Over the last 22 years, I had the opportunity to serve various healthcare institutions in the Midwest and see tremendous change in a ridiculously complex industry.
My leadership journey took me from CIO to interim president of one of the hospitals in our health system. It was an opportunity that was a surprise, and that created a ripple of opportunity throughout the IT organization. I believe I was given this opportunity because of my previous leadership experience, as well as being at the right place at the right time, and having a team that could support such a change. Through the transition, I learned a great deal about leadership development.
I experienced hectic times throughout my healthcare IT career. As busy as I thought one year would be, the next was busier and more complex – it was a cycle that never stopped. Without solid leadership, the pace and complexity chewed up great people and spit them out. I had years in which I led well, and years where I had regrets and could have done so much better.
What did those years teach me, and how might that apply to you?
Your success and future potential depends on your ability to develop people who will eventually replace you. Have you ever thought about that in a critical manner? If you cannot replicate your skills in someone who currently works for you, then how will you ever convince anyone that you could be promoted internally?
I realize that my 18-year tenure at Beacon Health System was longer than the norm. When I accepted the CIO position, the advice I received from recruiters and the previous CIO was, “It’s going to probably only be a 3-year run, so be sure to keep your feelers out.”
I recall speaking with other CIOs who were bouncing from hospital to hospital, frustrated with “the system” or “unrealistic goals and budgets.” Some moved because their previous employer chose to listen to bad advice and remove a good person, while other CIOs moved because they thought it was their opportunity to advance to a larger system.
Too frequently, we believe that our only chance for promotion is to bounce to another organization in another region instead of sticking it out and watching for other unique opportunities within our own organizations. While some situations are untenable and job transitions are a necessary evil, the benefits of longevity significantly outweigh the practice of churning such an important position as a CIO.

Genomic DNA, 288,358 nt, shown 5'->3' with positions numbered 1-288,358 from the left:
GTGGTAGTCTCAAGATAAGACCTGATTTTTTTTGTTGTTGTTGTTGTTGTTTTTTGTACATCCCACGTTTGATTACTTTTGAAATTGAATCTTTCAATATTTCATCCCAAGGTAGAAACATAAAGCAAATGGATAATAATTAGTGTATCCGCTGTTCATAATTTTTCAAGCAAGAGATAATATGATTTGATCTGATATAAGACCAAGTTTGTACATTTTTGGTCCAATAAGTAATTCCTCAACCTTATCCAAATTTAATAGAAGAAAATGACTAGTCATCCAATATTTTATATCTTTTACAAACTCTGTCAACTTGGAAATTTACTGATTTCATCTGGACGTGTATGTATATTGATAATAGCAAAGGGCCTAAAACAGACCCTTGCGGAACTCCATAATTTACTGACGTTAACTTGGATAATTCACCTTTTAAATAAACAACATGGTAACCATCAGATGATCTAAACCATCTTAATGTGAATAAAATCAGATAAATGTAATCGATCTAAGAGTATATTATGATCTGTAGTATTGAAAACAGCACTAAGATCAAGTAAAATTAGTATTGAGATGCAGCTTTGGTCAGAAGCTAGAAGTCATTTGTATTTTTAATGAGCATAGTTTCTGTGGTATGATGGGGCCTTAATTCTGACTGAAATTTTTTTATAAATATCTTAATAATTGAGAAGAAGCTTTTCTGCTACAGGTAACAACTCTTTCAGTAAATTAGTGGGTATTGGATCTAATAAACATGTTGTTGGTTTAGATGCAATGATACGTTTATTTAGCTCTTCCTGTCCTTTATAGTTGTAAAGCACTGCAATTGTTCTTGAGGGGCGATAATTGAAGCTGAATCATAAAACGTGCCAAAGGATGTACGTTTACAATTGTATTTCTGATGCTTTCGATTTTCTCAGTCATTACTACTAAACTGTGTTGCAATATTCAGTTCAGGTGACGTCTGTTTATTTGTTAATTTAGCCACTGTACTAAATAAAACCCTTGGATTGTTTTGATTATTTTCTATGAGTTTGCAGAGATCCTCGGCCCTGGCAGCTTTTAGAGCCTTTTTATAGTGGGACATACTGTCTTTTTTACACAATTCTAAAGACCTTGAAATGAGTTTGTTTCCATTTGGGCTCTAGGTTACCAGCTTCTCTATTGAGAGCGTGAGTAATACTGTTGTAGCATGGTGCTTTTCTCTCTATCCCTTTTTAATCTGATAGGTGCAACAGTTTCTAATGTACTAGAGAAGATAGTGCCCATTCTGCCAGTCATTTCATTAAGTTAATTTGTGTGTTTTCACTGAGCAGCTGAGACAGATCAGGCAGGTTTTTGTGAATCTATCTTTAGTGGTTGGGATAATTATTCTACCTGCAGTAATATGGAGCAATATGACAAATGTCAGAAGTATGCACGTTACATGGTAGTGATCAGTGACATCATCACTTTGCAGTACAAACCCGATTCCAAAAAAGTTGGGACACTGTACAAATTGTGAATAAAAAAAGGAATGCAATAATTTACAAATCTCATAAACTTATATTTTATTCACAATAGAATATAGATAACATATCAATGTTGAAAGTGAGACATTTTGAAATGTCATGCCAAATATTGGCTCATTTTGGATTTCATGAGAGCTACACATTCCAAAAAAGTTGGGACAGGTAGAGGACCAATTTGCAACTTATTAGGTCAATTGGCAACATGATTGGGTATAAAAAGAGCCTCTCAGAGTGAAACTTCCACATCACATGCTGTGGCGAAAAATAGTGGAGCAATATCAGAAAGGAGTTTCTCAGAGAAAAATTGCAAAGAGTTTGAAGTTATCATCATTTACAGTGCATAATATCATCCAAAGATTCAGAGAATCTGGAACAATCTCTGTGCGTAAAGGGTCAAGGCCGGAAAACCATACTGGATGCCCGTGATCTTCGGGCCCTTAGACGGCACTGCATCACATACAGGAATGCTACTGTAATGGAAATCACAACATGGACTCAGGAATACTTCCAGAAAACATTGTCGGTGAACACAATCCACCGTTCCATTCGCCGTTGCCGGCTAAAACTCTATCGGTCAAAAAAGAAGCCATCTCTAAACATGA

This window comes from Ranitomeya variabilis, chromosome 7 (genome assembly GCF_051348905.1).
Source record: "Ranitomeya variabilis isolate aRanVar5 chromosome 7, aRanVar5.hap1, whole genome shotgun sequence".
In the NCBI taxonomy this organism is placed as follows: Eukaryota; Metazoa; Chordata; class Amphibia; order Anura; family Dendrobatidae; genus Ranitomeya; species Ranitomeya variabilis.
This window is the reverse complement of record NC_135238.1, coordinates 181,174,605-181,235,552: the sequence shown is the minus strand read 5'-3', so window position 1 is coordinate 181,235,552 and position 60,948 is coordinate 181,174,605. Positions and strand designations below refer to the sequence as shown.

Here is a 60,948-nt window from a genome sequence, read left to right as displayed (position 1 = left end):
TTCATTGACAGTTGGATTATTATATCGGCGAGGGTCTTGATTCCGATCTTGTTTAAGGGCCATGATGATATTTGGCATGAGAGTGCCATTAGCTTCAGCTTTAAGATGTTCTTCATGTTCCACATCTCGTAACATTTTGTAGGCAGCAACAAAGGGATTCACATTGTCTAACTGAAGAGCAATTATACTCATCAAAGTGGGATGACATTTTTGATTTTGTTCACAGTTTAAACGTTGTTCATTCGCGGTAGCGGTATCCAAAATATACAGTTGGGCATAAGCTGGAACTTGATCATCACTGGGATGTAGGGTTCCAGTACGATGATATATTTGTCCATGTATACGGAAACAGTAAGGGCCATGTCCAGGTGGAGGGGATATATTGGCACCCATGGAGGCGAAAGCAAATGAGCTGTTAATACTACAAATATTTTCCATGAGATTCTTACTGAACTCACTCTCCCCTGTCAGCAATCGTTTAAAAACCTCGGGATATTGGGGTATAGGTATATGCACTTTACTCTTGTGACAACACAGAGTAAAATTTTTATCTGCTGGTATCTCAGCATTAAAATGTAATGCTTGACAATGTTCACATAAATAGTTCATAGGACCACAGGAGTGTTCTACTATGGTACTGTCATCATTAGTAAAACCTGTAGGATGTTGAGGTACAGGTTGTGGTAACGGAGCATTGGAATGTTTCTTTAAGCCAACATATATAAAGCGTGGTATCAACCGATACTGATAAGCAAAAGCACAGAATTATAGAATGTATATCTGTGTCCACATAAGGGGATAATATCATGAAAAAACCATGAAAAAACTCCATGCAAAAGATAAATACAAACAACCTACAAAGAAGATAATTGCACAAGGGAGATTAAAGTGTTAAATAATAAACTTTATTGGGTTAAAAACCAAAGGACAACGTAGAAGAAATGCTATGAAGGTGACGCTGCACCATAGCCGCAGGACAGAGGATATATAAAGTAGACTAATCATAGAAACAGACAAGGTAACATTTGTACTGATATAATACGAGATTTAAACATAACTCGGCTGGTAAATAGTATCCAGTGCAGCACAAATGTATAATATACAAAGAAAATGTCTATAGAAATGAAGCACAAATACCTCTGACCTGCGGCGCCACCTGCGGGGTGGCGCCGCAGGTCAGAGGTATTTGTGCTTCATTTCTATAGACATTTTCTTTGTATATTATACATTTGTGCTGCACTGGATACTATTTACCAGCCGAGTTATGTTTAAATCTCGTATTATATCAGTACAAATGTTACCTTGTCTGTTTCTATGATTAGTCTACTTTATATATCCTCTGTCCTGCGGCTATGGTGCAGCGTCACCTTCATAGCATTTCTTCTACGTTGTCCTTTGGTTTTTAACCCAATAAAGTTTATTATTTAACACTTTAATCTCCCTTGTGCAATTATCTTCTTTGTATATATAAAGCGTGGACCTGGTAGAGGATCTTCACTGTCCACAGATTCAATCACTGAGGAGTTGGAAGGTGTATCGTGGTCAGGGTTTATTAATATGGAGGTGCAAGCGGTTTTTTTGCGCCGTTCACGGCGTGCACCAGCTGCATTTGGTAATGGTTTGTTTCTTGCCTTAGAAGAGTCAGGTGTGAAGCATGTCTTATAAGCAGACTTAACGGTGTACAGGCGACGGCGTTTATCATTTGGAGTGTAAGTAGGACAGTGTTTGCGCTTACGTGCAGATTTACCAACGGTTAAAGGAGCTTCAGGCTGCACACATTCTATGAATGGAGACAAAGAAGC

Your ability to be seen as someone who can grow to accept new opportunities can be measured by how well you are replicating your skills in those who report to you. Are you training, supporting and engaging up and coming leaders, or are you hoarding information?
One of the leaders to whom I reported for many years told me that his job was to have everyone that reported to him do a portion of his job; that freed him up to do even greater things and enabled others to learn his job. Follow that lead; spend time with your up and coming leaders, share every bit of knowledge you can, and replicate yourself in future leaders. Give them the freedom to take what they have learned from you and apply it. Give them freedom to do it better than you. Acknowledge their achievements and that they have done a portion of your job better than you have.
In my case, unselfishly sharing information and developing leaders helped to create the opportunity to transition from CIO to interim president of one of the hospitals we were supporting. When I decided to transition away from healthcare, the person into whom I poured my knowledge and experience for years was selected as the permanent CIO, enabling the health system to quickly continue on a familiar track and save tens of thousands of dollars in recruiting fees and turnover headaches.
Pour yourself into your future leaders to create opportunity for your own leadership growth; you might be surprised how far it will take you.
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